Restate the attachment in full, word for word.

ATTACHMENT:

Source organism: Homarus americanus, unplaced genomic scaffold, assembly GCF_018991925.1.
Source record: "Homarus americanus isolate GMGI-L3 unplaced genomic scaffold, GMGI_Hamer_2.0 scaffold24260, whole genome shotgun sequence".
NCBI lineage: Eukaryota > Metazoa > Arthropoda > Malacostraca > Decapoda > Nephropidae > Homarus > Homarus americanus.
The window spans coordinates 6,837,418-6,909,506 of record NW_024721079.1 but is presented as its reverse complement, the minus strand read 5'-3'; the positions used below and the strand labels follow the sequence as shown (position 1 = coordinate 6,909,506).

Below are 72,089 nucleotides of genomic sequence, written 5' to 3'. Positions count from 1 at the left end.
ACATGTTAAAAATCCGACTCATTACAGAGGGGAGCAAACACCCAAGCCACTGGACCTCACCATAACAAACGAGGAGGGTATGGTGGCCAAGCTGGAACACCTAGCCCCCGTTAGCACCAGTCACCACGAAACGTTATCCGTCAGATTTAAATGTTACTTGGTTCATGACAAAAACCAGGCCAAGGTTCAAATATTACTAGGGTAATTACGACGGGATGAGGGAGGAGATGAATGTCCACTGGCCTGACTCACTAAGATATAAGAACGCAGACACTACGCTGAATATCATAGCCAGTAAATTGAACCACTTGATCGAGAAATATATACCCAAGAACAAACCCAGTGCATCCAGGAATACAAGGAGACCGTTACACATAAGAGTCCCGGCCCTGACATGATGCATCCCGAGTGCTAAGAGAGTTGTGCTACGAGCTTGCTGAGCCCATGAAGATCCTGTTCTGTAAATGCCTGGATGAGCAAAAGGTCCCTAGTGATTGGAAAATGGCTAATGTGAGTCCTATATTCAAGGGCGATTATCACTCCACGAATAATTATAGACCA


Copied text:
Source organism: Homarus americanus, unplaced genomic scaffold, assembly GCF_018991925.1.
Source record: "Homarus americanus isolate GMGI-L3 unplaced genomic scaffold, GMGI_Hamer_2.0 scaffold24260, whole genome shotgun sequence".
NCBI lineage: Eukaryota > Metazoa > Arthropoda > Malacostraca > Decapoda > Nephropidae > Homarus > Homarus americanus.
The window spans coordinates 6,837,418-6,909,506 of record NW_024721079.1 but is presented as its reverse complement, the minus strand read 5'-3'; the positions used below and the strand labels follow the sequence as shown (position 1 = coordinate 6,909,506).

Below are 72,089 nucleotides of genomic sequence, written 5' to 3'. Positions count from 1 at the left end.
ACATGTTAAAAATCCGACTCATTACAGAGGGGAGCAAACACCCAAGCCACTGGACCTCACCATAACAAACGAGGAGGGTATGGTGGCCAAGCTGGAACACCTAGCCCCCGTTAGCACCAGTCACCACGAAACGTTATCCGTCAGATTTAAATGTTACTTGGTTCATGACAAAAACCAGGCCAAGGTTCAAATATTACTAGGGTAATTACGACGGGATGAGGGAGGAGATGAATGTCCACTGGCCTGACTCACTAAGATATAAGAACGCAGACACTACGCTGAATATCATAGCCAGTAAATTGAACCACTTGATCGAGAAATATATACCCAAGAACAAACCCAGTGCATCCAGGAATACAAGGAGACCGTTACACATAAGAGTCCCGGCCCTGACATGATGCATCCCGAGTGCTAAGAGAGTTGTGCTACGAGCTTGCTGAGCCCATGAAGATCCTGTTCTGTAAATGCCTGGATGAGCAAAAGGTCCCTAGTGATTGGAAAATGGCTAATGTGAGTCCTATATTCAAGGGCGATTATCACTCCACGAATAATTATAGACCA